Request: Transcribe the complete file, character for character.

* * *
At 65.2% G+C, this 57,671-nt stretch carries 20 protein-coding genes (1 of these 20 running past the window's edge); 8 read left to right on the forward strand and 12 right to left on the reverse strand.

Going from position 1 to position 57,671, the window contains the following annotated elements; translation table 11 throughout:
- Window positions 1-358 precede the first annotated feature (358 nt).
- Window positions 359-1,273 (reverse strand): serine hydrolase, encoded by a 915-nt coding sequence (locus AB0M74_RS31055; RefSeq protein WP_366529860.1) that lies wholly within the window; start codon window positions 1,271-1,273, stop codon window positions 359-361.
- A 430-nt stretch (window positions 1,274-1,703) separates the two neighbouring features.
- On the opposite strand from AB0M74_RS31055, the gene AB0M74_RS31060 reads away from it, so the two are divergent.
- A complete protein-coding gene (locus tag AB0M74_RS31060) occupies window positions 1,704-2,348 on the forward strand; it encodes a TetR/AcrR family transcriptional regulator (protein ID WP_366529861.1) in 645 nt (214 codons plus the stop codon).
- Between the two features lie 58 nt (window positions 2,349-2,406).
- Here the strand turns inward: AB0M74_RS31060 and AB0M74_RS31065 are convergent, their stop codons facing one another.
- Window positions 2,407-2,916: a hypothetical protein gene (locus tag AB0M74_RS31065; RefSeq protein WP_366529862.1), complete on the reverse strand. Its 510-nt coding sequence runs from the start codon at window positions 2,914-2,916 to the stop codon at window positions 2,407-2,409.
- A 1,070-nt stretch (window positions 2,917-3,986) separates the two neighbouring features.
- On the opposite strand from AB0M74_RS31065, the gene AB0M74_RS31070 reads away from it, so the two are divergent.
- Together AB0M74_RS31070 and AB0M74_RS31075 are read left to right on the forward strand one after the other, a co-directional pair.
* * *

At 65.2% G+C, this 57,671-nt stretch carries 20 protein-coding genes (1 of these 20 running past the window's edge); 8 read left to right on the forward strand and 12 right to left on the reverse strand.

Going from position 1 to position 57,671, the window contains the following annotated elements; translation table 11 throughout:
- Window positions 1-358 precede the first annotated feature (358 nt).
- Window positions 359-1,273 (reverse strand): serine hydrolase, encoded by a 915-nt coding sequence (locus AB0M74_RS31055; RefSeq protein WP_366529860.1) that lies wholly within the window; start codon window positions 1,271-1,273, stop codon window positions 359-361.
- A 430-nt stretch (window positions 1,274-1,703) separates the two neighbouring features.
- On the opposite strand from AB0M74_RS31055, the gene AB0M74_RS31060 reads away from it, so the two are divergent.
- A complete protein-coding gene (locus tag AB0M74_RS31060) occupies window positions 1,704-2,348 on the forward strand; it encodes a TetR/AcrR family transcriptional regulator (protein ID WP_366529861.1) in 645 nt (214 codons plus the stop codon).
- Between the two features lie 58 nt (window positions 2,349-2,406).
- Here the strand turns inward: AB0M74_RS31060 and AB0M74_RS31065 are convergent, their stop codons facing one another.
- Window positions 2,407-2,916: a hypothetical protein gene (locus tag AB0M74_RS31065; RefSeq protein WP_366529862.1), complete on the reverse strand. Its 510-nt coding sequence runs from the start codon at window positions 2,914-2,916 to the stop codon at window positions 2,407-2,409.
- A 1,070-nt stretch (window positions 2,917-3,986) separates the two neighbouring features.
- On the opposite strand from AB0M74_RS31065, the gene AB0M74_RS31070 reads away from it, so the two are divergent.
- Together AB0M74_RS31070 and AB0M74_RS31075 are read left to right on the forward strand one after the other, a co-directional pair.